After Power, another senior US official is visiting NepalAfreen Akhter, deputy assistant secretary of state, is set to arrive on a two-day visit, most likely on February 14.
The Administrator of the US Agency for International Development (USAID) Samantha Power starts her two-day Nepal visit on Tuesday. And a week after her return, another senior official of the Biden administration is visiting Kathmandu, foreign ministry officials said.
According to the officials, Afreen Akhter, deputy assistant secretary of state in the Bureau of South and Central Asian Affairs (SCA) for Nepal, Sri Lanka, Bangladesh, Bhutan, and the Maldives, as well as the Office of Security and Transnational Affairs, is coming on a two-day visit, most likely on February 14. This will be the third high-level visit from the United States within three weeks and since the formation of Pushpa Kamal Dahal government on December 25.
Power travels to Kathmandu, Nepal February 7-8, the USAID said in a statement. She will meet with civil society leaders, community groups, students, businesses, and government officials to discuss Nepal’s efforts and achievements in becoming a more democratic, prosperous, inclusive, and resilient country.
She will meet senior officials including Prime Minister Dahal, Foreign Minister Bimala Rai Paudyal among others and will address a town-hall event on “deepening the US-Nepal partnership” which will also be attended by Foreign Minister Paudyal. The visit comes almost a year after USAID announced an aid of $659 million (Rs 83 billion) to be provided over five years to support Nepal’s goal of graduating to a middle-income country.
Partnering with the government of Nepal , civil society, and the private sector, the US assistance will advance Nepal’s sustainable development through strengthened democratic governance, enterprise-driven economic growth and increased resilience for communities most at-risk to natural disasters and climate change, said the statement issued after signing the agreement in May last year.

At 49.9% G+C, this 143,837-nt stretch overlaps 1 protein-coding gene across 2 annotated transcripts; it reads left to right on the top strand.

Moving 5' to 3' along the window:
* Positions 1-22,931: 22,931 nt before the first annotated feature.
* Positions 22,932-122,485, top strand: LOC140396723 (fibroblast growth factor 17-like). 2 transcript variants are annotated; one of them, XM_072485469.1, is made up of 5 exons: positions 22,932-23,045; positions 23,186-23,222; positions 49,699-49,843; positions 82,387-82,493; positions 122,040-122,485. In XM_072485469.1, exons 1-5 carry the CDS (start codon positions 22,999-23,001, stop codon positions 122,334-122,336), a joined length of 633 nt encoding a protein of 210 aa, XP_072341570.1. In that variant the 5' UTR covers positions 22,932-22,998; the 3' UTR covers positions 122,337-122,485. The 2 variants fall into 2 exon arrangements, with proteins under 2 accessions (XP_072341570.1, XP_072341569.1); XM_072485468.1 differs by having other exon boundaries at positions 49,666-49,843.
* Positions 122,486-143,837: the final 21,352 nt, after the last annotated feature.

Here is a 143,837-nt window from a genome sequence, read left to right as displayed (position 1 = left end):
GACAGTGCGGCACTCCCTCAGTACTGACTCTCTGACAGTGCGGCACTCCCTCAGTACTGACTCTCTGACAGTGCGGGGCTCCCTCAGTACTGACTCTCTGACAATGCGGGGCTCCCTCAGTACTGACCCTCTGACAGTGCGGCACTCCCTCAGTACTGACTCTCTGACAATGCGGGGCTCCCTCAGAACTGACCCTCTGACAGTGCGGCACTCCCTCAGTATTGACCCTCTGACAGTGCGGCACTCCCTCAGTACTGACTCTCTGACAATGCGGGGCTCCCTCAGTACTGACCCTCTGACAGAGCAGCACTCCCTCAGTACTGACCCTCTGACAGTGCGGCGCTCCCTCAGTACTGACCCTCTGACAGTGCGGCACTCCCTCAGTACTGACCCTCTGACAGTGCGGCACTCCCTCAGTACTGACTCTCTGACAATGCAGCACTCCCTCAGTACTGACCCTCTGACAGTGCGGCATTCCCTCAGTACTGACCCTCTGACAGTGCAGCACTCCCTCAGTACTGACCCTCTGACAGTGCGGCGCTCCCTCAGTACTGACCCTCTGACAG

Ahead of Power’s visit, Deputy Secretary of State for Political Affairs Victoria Nuland had visited Kathmandu and urged party leaders to be cautious while dealing with neighbors, particularly on economic partnership.
Power is a cabinet-rank official as well as member of the US National Security Council.
“There are indications that after Power returns, another senior US official Afreen Akhter could visit Kathmandu,” a senior foreign ministry official said, even as a formal announcement is yet to be made.
Like Nuland, deputy assistant secretary Akhter also will meet senior officials in Kathmandu, officials added.
“Nuland talked about overall political and diplomatic engagements between Nepal and the US…Power will discuss economic cooperation and partnership in various priority areas. And now, Akhter is coming, to discuss regional issues and US engagement on several cross-cutting issues,” said a senior government bureaucrat.
Administrator Power will underscore America’s enduring, over 75-year partnership with the government and people of Nepal, the statement said, and highlight USAID’s commitment to increasing engagement with Nepal and its new government.
“Administrator Power will announce new efforts to build momentum to strengthen democratic gains in federalism, social inclusion, civil society, and media freedom,” the statement added.
According to the influential Foreign Policy magazine, New Delhi is an American strategic partner while Washington is also working with Sri Lanka to help its ailing economy.
But Kathmandu has also quietly become a target of high-level US engagement, thanks to US-China competition, wrote the magazine that usually carries Wasington’s strategic views.
Nuland is the most senior foreign official to travel to Nepal since Prime Minister Pushpa Kamal Dahal took office in December.
“The United States has long viewed closer partnership with Nepal as part of its Indo-Pacific strategy intended to counterbalance China. Last year, Nepal’s parliament ratified a $500 million Millennium Challenge Corporation (MCC) infrastructure grant after a five-year delay,” the magazine wrote in its February 2 article.
“For Washington, the package serves as pushback to Beijing’s infrastructure investments. Nonaligned Nepal initially resisted the grant in part out of fear that it would antagonize China. However, soon after Lu [assistant Secretary of State for South and Central Asia Donald Lu] threatened to review future relations with Nepal, it was approved,” the magazine said.
Ahead of the MCC compact ratification, Lu had telephoned Nepali leaders and threatened them that the US would be forced to review its ties with Nepal if its parliament failed to ratify the deal within the set deadline.